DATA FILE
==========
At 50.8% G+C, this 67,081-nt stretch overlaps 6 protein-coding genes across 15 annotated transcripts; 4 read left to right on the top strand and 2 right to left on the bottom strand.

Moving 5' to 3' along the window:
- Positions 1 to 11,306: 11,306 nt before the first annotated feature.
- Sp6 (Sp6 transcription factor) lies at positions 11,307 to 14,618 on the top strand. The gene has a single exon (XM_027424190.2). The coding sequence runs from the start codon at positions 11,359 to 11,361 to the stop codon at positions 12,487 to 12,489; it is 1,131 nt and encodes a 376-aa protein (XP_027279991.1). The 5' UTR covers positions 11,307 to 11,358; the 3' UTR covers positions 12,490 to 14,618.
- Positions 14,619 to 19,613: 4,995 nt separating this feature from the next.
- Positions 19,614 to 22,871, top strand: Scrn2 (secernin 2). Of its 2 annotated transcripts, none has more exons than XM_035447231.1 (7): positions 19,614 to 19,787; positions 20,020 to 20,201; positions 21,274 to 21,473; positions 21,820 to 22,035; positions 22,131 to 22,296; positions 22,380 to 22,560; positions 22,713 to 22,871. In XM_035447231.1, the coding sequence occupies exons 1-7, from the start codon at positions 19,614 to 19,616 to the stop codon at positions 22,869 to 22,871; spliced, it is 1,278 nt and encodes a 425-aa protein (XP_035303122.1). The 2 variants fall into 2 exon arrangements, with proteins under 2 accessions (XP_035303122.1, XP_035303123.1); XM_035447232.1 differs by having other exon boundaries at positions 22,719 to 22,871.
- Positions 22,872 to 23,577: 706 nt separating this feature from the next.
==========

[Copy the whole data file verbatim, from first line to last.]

At 50.8% G+C, this 67,081-nt stretch overlaps 6 protein-coding genes across 15 annotated transcripts; 4 read left to right on the top strand and 2 right to left on the bottom strand.

Moving 5' to 3' along the window:
- Positions 1 to 11,306: 11,306 nt before the first annotated feature.
- Sp6 (Sp6 transcription factor) lies at positions 11,307 to 14,618 on the top strand. The gene has a single exon (XM_027424190.2). The coding sequence runs from the start codon at positions 11,359 to 11,361 to the stop codon at positions 12,487 to 12,489; it is 1,131 nt and encodes a 376-aa protein (XP_027279991.1). The 5' UTR covers positions 11,307 to 11,358; the 3' UTR covers positions 12,490 to 14,618.
- Positions 14,619 to 19,613: 4,995 nt separating this feature from the next.
- Positions 19,614 to 22,871, top strand: Scrn2 (secernin 2). Of its 2 annotated transcripts, none has more exons than XM_035447231.1 (7): positions 19,614 to 19,787; positions 20,020 to 20,201; positions 21,274 to 21,473; positions 21,820 to 22,035; positions 22,131 to 22,296; positions 22,380 to 22,560; positions 22,713 to 22,871. In XM_035447231.1, the coding sequence occupies exons 1-7, from the start codon at positions 19,614 to 19,616 to the stop codon at positions 22,869 to 22,871; spliced, it is 1,278 nt and encodes a 425-aa protein (XP_035303122.1). The 2 variants fall into 2 exon arrangements, with proteins under 2 accessions (XP_035303122.1, XP_035303123.1); XM_035447232.1 differs by having other exon boundaries at positions 22,719 to 22,871.
- Positions 22,872 to 23,577: 706 nt separating this feature from the next.